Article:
The Archaeological Museum of Thessaloniki is one of the largest museums in Greece and the central museum of northern Greece. It holds and interprets artifacts from the Prehistoric, Archaic, Classical, Hellenistic and Roman periods, mostly from the city of Thessaloniki but also from the region of Macedonia in general.
The museum is housed in a building designed by architect Patroklos Karantinos and is an example of the modern architectural trends of Greece. Built in 1962, the museum had a new wing added to it in 1980, in which the findings from Vergina were displayed, up until 1997. In 2001 and 2004, in the run-up to the 2004 Athens Olympics, the museum was extensively renovated and its permanent exhibits reorganized.
The central rooms hold exhibits from the archaeological excavations conducted in Thessaloniki and the broader area of Macedonia. The new wing hosts two exhibitions: The Gold of Macedon, with artefacts from the cemeteries of Sindos, Agia Paraskevi, Nea Filadelfia, Makrygialos, Derveni, Lete, Serres, and Evropos; and The Thessaloniki Area in Prehistory, with material from prehistoric settlements, dating from the Neolithic to the Early and Late Bronze Age.
At present, the collection of Archaic to Late Roman sculptures from Thessaloniki and Macedonia in general is displayed in the central section of the museum. They illustrate the history of Thessaloniki from prehistoric times to Late Antiquity. These rooms display architectural members from an Ionic temple of the 6th century BC, sculptures of all periods from Macedonia, exhibits from the excavations in the palace complex built by Galerius in the Thessaloniki city centre, a reconstruction of the façade of the Macedonian tomb in Agia Paraskevi, with genuine architectural members, and finds (mainly gold artefacts) of the Archaic and Classical periods from the Sindos cemetery. In all these rooms, certain important exhibits have been singled out and further information about them is given to help visitors appreciate the importance of each exhibit and of the area and the period from which it comes.
Apart from its permanent displays, the Archaeological Museum also hosts major temporary and thematic exhibitions.
In the new wing, the Gold of Macedon exhibition includes finds from numerous excavations in Central Macedonia. Taking the history of gold as its central theme, it presents the culture of Macedonia from the 6th century BC to 148 BC, discussing the use of gold (jewellery, sartorial decoration, gilding of objects and vessels, coins), the technology of the manufacture of gold jewellery, and the techniques of gold mining. There are also numerous finds from cemeteries, and their role in burial customs is described.
The Thessaloniki in Prehistory exhibition aims to recreate a picture of the Thermaic Gulf littoral before the city of Thessaloniki was built. It presents the first excavations, which were carried out during the First World War by British and French troops, and finds from the most important prehistoric settlements in the area (Thermi, Vassilika, Stavroupoli, Oraiokastro, Assiros, Toumba, and Kastana) divided into three chronological groups (Neolithic, and Early and Late Bronze Age).References:
The famous Italian Medici family have given two queens to France: Catherine, the spouse of Henry II, and Marie, widow of Henry IV, who built the current Luxembourg palace. Maria di Medici had never been happy at the Louvre, still semi-medieval, where the fickle king, did not hesitate to receive his mistresses. The death of Henry IV, assassinated in 1610, left the way open for Marie's project. When she became regent, she was able to give special attention to the construction of an imposing modern residence that would be reminiscent of the Palazzo Pitti and the Boboli Gardens in Florence, where she grew up. The development of the 25-hectare park, which was to serve as a jewel-case for the palace, began immediately.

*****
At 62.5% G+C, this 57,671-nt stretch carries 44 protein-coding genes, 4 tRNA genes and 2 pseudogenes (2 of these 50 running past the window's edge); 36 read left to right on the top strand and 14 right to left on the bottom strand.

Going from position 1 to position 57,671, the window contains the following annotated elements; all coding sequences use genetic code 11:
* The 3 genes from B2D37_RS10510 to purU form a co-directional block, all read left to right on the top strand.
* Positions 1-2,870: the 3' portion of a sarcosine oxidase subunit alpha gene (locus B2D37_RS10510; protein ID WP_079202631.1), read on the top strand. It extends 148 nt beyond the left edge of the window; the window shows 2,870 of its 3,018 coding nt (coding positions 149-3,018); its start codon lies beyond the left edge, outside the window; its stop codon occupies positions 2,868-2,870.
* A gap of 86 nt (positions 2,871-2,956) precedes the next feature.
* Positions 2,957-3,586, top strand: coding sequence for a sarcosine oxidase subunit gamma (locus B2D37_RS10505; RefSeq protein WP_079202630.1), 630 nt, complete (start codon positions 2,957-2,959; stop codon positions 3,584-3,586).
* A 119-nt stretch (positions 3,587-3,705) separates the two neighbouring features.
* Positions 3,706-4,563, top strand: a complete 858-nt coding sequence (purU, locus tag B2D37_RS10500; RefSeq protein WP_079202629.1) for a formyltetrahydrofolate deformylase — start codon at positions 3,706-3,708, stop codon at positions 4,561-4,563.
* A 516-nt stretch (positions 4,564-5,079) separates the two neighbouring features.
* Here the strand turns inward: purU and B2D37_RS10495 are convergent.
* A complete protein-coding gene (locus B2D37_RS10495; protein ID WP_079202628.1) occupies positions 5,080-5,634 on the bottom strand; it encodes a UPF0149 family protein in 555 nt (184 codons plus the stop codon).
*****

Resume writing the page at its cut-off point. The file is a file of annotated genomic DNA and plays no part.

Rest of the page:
The architect, Salomon de Brosse, began the work in 1615. Only 16 years later was the palace was completed. Palace of Luxembourg affords a transition between the Renaissance and the Classical period.
In 1750, the Director of the King's Buildings installed in the wing the first public art-gallery in France, in which French and foreign canvases of the royal collections are shown. The Count of Provence and future Louis XVIII, who was living in Petit Luxembourg, had this gallery closed in 1780: leaving to emigrate, he fled from the palace in June 1791.
During the French Revolution the palace was first abandoned and then moved as a national prison. After that it was the seat of the French Directory, and in 1799, the home of the Sénat conservateur and the first residence of Napoleon Bonaparte, as First Consul of the French Republic. The old apartments of Maria di Medici were altered. The floor, which the 80 senators only occupied in 1804, was built in the middle of the present Conference Hall.
Beginning in 1835 the architect Alphonse de Gisors added a new garden wing parallel to the old corps de logis, replicating the look of the original 17th-century facade so precisely that it is difficult to distinguish at first glance the old from the new. The new senate chamber was located in what would have been the courtyard area in-between.
The new wing included a library (bibliothèque) with a cycle of paintings (1845–1847) by Eugène Delacroix. In the 1850s, at the request of Emperor Napoleon III, Gisors created the highly decorated Salle des Conférences, which influenced the nature of subsequent official interiors of the Second Empire, including those of the Palais Garnier.
During the German occupation of Paris (1940–1944), Hermann Göring took over the palace as the headquarters of the Luftwaffe in France, taking for himself a sumptuous suite of rooms to accommodate his visits to the French capital. Since 1958 the Luxembourg palace has been the seat of the French Senate of the Fifth Republic.